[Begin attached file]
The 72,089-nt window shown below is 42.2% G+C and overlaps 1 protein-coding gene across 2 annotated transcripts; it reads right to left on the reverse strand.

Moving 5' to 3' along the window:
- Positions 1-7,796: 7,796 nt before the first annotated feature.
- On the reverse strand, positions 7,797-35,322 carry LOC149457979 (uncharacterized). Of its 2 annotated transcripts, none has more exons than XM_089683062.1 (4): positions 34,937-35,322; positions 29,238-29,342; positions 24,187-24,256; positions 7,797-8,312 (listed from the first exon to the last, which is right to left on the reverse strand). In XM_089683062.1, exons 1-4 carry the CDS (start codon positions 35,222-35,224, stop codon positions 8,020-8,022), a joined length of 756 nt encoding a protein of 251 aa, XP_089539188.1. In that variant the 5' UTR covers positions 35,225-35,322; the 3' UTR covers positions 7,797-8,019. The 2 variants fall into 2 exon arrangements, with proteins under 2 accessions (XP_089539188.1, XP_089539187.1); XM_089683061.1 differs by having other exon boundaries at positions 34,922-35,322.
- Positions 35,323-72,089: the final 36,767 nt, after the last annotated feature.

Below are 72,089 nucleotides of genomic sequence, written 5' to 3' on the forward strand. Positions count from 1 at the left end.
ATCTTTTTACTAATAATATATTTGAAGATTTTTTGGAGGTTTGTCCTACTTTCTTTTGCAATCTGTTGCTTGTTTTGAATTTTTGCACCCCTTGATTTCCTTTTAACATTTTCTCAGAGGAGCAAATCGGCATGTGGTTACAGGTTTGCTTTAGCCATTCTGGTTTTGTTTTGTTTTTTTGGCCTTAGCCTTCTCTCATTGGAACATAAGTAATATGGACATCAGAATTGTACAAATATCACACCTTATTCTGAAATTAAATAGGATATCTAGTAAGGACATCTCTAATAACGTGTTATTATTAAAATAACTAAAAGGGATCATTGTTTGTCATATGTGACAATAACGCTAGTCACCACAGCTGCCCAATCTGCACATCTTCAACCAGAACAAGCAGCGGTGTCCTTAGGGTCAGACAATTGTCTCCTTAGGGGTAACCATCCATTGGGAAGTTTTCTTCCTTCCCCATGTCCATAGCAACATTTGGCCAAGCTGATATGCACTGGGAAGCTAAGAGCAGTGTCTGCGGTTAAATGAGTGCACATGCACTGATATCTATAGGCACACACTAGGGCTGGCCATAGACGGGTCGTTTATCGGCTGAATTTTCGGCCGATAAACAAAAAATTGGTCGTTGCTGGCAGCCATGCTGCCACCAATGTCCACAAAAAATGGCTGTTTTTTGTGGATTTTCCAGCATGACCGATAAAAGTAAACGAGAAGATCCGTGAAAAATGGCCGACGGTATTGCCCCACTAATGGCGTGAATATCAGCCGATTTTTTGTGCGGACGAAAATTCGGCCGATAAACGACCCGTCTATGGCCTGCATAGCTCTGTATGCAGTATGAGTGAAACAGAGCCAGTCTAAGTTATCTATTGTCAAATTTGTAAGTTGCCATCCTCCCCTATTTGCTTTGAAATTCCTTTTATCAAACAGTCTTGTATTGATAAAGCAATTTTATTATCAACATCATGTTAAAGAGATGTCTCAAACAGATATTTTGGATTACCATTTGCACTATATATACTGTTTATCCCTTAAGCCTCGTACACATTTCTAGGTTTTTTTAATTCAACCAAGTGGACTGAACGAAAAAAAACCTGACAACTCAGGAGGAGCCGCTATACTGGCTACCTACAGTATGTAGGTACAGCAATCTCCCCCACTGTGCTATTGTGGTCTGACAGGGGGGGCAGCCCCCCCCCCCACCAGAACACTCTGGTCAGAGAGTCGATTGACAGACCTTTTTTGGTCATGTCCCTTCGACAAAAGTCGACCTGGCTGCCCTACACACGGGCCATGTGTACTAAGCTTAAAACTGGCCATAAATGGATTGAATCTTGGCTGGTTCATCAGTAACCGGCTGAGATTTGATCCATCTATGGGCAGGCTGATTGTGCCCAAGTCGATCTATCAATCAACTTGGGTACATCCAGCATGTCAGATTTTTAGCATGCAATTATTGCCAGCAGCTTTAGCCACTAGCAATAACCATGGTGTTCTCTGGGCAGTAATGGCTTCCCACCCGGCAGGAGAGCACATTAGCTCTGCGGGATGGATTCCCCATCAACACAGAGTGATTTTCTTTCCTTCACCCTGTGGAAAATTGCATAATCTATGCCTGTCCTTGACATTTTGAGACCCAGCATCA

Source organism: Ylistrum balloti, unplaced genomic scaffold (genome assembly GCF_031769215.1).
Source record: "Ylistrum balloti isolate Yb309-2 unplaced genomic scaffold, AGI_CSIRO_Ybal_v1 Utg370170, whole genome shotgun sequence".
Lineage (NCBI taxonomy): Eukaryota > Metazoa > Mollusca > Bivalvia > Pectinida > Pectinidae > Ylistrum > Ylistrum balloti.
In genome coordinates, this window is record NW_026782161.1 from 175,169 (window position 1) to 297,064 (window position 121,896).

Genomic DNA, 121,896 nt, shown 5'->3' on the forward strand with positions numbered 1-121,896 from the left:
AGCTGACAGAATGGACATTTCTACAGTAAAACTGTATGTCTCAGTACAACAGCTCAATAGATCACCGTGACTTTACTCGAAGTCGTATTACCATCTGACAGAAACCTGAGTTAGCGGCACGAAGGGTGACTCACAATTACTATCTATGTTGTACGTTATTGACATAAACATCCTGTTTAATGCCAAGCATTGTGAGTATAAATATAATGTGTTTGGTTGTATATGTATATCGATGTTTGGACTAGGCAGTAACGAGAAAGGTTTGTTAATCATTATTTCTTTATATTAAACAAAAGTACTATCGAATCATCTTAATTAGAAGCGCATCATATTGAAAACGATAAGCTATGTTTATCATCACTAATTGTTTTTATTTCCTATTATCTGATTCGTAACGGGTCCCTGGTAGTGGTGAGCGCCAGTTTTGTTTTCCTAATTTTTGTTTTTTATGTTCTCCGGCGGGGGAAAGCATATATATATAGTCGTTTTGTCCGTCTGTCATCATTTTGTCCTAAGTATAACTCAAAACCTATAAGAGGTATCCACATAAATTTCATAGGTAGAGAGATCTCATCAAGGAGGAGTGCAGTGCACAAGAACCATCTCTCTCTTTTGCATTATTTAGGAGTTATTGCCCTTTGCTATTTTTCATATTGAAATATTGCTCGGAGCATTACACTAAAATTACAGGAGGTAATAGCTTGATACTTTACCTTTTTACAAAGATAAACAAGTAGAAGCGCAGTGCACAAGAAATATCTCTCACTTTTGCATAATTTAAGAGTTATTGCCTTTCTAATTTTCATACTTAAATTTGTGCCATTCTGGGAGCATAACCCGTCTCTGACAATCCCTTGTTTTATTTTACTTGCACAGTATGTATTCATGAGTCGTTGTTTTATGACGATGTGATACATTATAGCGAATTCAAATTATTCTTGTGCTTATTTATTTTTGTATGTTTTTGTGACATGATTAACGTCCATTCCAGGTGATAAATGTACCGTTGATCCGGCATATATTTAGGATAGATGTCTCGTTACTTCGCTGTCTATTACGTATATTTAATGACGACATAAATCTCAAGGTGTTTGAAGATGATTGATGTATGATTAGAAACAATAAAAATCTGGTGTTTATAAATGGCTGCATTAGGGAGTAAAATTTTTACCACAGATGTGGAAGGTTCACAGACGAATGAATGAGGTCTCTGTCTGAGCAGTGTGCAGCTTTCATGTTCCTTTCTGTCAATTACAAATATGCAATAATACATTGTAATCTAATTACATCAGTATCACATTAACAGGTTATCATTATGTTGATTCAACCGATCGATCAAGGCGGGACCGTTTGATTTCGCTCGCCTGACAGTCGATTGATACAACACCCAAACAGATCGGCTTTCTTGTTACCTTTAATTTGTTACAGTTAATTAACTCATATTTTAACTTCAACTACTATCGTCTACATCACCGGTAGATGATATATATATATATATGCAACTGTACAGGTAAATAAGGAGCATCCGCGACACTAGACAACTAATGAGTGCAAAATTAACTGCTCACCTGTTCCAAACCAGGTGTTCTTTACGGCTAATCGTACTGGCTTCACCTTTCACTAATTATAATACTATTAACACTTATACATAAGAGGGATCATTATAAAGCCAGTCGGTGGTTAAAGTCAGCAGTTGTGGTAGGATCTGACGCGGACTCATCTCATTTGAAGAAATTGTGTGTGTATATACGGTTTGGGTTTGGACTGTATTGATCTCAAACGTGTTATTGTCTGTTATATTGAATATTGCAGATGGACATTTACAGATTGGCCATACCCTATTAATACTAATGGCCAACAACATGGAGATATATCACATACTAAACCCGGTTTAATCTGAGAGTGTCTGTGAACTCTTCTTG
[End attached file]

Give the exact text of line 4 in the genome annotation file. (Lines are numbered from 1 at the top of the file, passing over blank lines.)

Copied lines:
- On the reverse strand, positions 7,797-35,322 carry LOC149457979 (uncharacterized). Of its 2 annotated transcripts, none has more exons than XM_089683062.1 (4): positions 34,937-35,322; positions 29,238-29,342; positions 24,187-24,256; positions 7,797-8,312 (listed from the first exon to the last, which is right to left on the reverse strand). In XM_089683062.1, exons 1-4 carry the CDS (start codon positions 35,222-35,224, stop codon positions 8,020-8,022), a joined length of 756 nt encoding a protein of 251 aa, XP_089539188.1. In that variant the 5' UTR covers positions 35,225-35,322; the 3' UTR covers positions 7,797-8,019. The 2 variants fall into 2 exon arrangements, with proteins under 2 accessions (XP_089539188.1, XP_089539187.1); XM_089683061.1 differs by having other exon boundaries at positions 34,922-35,322.